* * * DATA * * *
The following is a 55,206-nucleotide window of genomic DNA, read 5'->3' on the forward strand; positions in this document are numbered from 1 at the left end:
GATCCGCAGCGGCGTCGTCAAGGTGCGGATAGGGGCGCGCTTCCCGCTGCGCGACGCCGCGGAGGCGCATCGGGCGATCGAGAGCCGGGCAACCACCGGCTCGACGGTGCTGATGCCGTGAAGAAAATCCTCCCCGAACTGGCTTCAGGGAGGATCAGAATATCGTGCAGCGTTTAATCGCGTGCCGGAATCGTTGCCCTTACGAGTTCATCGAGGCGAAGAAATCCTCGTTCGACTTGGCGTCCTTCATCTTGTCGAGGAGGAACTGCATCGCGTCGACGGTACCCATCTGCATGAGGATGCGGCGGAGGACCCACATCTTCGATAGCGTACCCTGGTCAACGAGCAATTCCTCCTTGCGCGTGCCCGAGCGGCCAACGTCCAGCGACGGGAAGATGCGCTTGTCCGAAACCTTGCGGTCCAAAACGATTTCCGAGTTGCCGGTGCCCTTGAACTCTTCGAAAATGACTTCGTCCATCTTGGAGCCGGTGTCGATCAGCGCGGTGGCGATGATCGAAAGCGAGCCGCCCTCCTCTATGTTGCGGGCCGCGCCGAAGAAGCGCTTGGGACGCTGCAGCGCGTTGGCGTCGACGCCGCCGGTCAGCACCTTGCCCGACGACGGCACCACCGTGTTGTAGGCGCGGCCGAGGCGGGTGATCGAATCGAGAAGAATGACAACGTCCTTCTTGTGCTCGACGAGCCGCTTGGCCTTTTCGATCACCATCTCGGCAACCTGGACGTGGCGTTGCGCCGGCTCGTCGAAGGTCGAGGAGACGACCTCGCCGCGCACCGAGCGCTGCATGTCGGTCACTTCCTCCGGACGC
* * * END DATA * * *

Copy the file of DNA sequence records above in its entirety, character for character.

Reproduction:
The following is a 55,206-nucleotide window of genomic DNA, read 5'->3' on the forward strand; positions in this document are numbered from 1 at the left end:
GATCCGCAGCGGCGTCGTCAAGGTGCGGATAGGGGCGCGCTTCCCGCTGCGCGACGCCGCGGAGGCGCATCGGGCGATCGAGAGCCGGGCAACCACCGGCTCGACGGTGCTGATGCCGTGAAGAAAATCCTCCCCGAACTGGCTTCAGGGAGGATCAGAATATCGTGCAGCGTTTAATCGCGTGCCGGAATCGTTGCCCTTACGAGTTCATCGAGGCGAAGAAATCCTCGTTCGACTTGGCGTCCTTCATCTTGTCGAGGAGGAACTGCATCGCGTCGACGGTACCCATCTGCATGAGGATGCGGCGGAGGACCCACATCTTCGATAGCGTACCCTGGTCAACGAGCAATTCCTCCTTGCGCGTGCCCGAGCGGCCAACGTCCAGCGACGGGAAGATGCGCTTGTCCGAAACCTTGCGGTCCAAAACGATTTCCGAGTTGCCGGTGCCCTTGAACTCTTCGAAAATGACTTCGTCCATCTTGGAGCCGGTGTCGATCAGCGCGGTGGCGATGATCGAAAGCGAGCCGCCCTCCTCTATGTTGCGGGCCGCGCCGAAGAAGCGCTTGGGACGCTGCAGCGCGTTGGCGTCGACGCCGCCGGTCAGCACCTTGCCCGACGACGGCACCACCGTGTTGTAGGCGCGGCCGAGGCGGGTGATCGAATCGAGAAGAATGACAACGTCCTTCTTGTGCTCGACGAGCCGCTTGGCCTTTTCGATCACCATCTCGGCAACCTGGACGTGGCGTTGCGCCGGCTCGTCGAAGGTCGAGGAGACGACCTCGCCGCGCACCGAGCGCTGCATGTCGGTCACTTCCTCCGGACGC